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Morgan Stanley Beats on Wealth Management Gains

Strong gains in its global wealth management and securities units helped Morgan Stanley (MS) swing to a profit in the first quarter, the firm reported on Thursday, beating Wall Street's expectations.

The sixth largest U.S. bank reported that earnings excluding items came in at 61 cents per share, which reversed a six cent share loss in the year-earlier period. Including the impact of Morgan's debt-related credit spreads, income from continuing operations checked in at 50 cents per diluted share.

Revenue improved to $8.475 billion from $6.94 billion a year ago. Analysts had expected the company to report earnings excluding items of 57 cents a share on $8.35 billion in revenue, according to a consensus estimate from Thomson Reuters.

The results suggest that Morgan Stanley is making headway in regaining the ground it's lost to competitors on Wall Street, after being waylaid by the 2008 crisis. In recent years, the bank has struggled with lackluster results and subpar investor returns. Late last year, some investors called on Morgan Stanley to improve governance and reform its compensation practices.

The bank cited strong performance in its global wealth management group, where net revenue rose to $3.5 billion and pre-tax profit margins came in at 17 percent. Client assets in the group were $1.8 trillion, with assets in fee-based accounts coming in at $621 billion. Compensation expenses for the quarter edged higher, to $2.1 billion, even as the number of Morgan Stanley's wealth management advisers dipped slightly.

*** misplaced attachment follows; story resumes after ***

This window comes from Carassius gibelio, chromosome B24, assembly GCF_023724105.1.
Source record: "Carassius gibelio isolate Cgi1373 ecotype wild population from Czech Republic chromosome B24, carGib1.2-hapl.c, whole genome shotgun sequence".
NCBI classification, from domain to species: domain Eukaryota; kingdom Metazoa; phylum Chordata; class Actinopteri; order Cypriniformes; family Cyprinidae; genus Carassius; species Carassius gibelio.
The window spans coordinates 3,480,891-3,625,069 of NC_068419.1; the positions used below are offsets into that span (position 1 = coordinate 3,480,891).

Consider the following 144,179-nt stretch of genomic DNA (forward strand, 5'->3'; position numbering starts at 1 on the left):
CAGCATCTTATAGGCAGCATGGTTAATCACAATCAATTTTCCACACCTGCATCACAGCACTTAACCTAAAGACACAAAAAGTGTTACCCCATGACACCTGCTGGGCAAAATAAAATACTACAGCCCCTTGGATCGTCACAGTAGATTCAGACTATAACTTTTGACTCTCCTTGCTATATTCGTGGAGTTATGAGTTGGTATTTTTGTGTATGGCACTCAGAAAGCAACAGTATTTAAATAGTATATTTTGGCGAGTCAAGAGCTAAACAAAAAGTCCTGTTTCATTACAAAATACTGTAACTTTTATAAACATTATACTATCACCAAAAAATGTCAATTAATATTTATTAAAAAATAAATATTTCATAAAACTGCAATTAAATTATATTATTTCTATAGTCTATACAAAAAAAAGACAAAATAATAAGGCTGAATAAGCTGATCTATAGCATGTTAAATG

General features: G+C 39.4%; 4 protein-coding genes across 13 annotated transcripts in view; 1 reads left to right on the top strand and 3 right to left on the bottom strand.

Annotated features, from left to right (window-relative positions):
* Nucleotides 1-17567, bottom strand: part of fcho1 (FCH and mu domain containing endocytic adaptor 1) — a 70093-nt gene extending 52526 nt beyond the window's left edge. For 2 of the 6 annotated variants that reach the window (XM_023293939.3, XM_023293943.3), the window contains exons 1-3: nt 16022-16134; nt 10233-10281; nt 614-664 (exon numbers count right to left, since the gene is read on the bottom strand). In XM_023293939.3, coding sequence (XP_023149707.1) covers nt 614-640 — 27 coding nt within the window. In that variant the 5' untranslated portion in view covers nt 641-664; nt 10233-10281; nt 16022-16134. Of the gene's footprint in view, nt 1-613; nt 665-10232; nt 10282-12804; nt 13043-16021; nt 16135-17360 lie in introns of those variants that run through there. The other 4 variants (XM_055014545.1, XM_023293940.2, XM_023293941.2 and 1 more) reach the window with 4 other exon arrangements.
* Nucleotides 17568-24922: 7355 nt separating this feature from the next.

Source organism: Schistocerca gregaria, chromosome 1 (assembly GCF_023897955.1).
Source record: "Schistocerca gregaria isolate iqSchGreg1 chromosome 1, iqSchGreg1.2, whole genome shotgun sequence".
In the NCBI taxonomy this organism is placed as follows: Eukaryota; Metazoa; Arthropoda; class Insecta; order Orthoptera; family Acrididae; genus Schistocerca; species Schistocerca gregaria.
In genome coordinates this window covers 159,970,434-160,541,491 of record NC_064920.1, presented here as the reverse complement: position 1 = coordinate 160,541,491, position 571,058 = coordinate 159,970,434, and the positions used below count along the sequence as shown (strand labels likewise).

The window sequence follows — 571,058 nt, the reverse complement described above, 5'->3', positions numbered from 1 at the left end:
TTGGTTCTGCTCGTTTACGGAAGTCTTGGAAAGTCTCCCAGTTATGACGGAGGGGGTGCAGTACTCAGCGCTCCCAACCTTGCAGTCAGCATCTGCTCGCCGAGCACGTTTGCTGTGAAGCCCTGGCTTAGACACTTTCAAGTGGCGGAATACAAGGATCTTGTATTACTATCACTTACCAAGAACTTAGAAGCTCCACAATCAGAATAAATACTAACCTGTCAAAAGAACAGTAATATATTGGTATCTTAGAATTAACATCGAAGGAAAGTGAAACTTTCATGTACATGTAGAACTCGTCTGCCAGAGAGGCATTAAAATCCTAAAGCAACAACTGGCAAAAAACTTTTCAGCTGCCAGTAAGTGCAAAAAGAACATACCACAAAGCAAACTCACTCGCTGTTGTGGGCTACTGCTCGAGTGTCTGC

"In global wealth management, our operating pre-tax profit was the highest in our history, and we look forward to completing the acquisition of the remaining 35 percent of our wealth management joint venture once we have obtained full regulatory approval," James P. Gorman, chairman and chief executive officer, said in a statement.

Institutional securities, excluding the impact of its credit spreads, were boosted by underwriting, equity sales and trading - helped in part by the surge in stock markets that recently drove major benchmarks to new historical highs. However, Morgan Stanley also saw lower volumes in its fixed income and commodities units.

The Wall Street bank's shares rose before the opening bell, following the news. (Click here to get the latest quotes for Morgan Stanley.) (MS)

Earnings season has been a mixed bag for large Wall Street banks. This week Bank of America (BAC) earnings fell short of Wall Street expectations while Citigroup (NYSE:C) beat on both profit and revenue. Wells Fargo (WFC) beat on earnings last week but revenue was light, and JPMorgan Chase (JPM) topped profit forecasts though net revenue fell.

(See CNBC's complete earnings coverage at Earnings Central.)

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